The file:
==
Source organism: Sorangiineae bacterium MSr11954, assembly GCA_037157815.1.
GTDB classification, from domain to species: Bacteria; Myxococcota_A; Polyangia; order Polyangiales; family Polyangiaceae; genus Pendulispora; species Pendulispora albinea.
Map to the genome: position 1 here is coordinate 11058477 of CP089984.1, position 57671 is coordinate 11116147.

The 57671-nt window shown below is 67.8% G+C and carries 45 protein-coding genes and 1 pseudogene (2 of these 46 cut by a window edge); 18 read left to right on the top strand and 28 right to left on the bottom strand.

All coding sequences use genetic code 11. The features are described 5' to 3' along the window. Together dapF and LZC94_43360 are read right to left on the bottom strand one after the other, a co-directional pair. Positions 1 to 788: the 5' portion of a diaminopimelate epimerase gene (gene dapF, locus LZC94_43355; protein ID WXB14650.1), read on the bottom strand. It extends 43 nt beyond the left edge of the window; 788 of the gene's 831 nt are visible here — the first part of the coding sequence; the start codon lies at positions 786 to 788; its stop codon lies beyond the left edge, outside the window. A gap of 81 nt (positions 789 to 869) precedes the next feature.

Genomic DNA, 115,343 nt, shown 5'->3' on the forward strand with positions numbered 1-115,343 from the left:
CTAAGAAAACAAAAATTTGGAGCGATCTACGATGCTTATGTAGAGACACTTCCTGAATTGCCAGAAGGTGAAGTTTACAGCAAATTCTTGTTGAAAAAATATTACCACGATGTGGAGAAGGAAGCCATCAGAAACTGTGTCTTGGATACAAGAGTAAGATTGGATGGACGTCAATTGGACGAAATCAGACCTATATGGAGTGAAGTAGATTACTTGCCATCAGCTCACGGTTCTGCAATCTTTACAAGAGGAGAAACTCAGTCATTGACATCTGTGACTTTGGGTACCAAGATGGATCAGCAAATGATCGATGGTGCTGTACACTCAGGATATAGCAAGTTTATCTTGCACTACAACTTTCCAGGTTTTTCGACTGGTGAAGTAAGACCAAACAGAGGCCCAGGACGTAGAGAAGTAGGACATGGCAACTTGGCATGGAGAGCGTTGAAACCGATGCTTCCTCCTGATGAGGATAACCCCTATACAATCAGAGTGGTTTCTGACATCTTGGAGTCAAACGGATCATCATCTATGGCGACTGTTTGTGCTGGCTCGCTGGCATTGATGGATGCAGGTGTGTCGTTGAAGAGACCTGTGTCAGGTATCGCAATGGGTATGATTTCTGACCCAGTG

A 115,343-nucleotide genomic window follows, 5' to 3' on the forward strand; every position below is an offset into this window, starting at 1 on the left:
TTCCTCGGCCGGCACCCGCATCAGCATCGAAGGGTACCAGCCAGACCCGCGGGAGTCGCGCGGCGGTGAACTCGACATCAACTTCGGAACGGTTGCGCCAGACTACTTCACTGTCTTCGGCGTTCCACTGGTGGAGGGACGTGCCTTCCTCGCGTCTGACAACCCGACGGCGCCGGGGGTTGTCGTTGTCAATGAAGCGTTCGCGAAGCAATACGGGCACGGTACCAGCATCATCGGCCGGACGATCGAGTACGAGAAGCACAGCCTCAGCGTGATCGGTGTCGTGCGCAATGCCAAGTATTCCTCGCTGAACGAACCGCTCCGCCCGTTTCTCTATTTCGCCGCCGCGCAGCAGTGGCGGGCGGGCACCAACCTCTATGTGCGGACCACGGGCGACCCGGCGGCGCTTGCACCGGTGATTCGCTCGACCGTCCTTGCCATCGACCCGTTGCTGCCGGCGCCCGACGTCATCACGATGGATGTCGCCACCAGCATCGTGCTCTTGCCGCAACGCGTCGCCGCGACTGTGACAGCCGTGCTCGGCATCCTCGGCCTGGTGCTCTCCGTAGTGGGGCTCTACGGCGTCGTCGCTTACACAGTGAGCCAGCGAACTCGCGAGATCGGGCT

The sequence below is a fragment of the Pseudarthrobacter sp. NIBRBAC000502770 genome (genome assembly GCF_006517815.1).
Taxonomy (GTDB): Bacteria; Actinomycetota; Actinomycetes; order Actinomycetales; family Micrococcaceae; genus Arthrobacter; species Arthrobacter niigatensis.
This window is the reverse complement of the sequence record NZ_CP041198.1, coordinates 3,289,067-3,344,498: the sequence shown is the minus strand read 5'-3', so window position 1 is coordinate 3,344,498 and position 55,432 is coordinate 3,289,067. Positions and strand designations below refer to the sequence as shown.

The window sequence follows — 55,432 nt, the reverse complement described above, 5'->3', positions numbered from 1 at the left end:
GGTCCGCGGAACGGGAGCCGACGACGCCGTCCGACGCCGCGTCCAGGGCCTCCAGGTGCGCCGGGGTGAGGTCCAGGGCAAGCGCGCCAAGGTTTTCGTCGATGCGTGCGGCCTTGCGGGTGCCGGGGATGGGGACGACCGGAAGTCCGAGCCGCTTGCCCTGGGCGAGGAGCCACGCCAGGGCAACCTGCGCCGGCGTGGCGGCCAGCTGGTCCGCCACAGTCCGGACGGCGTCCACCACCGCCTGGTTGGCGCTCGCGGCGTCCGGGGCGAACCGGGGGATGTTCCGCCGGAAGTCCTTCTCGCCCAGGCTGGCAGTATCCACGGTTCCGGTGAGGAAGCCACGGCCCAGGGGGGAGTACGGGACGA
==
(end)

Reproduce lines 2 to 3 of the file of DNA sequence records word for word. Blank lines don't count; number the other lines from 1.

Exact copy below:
GTDB classification, from domain to species: Bacteria; Myxococcota_A; Polyangia; order Polyangiales; family Polyangiaceae; genus Pendulispora; species Pendulispora albinea.
Map to the genome: position 1 here is coordinate 11058477 of CP089984.1, position 57671 is coordinate 11116147.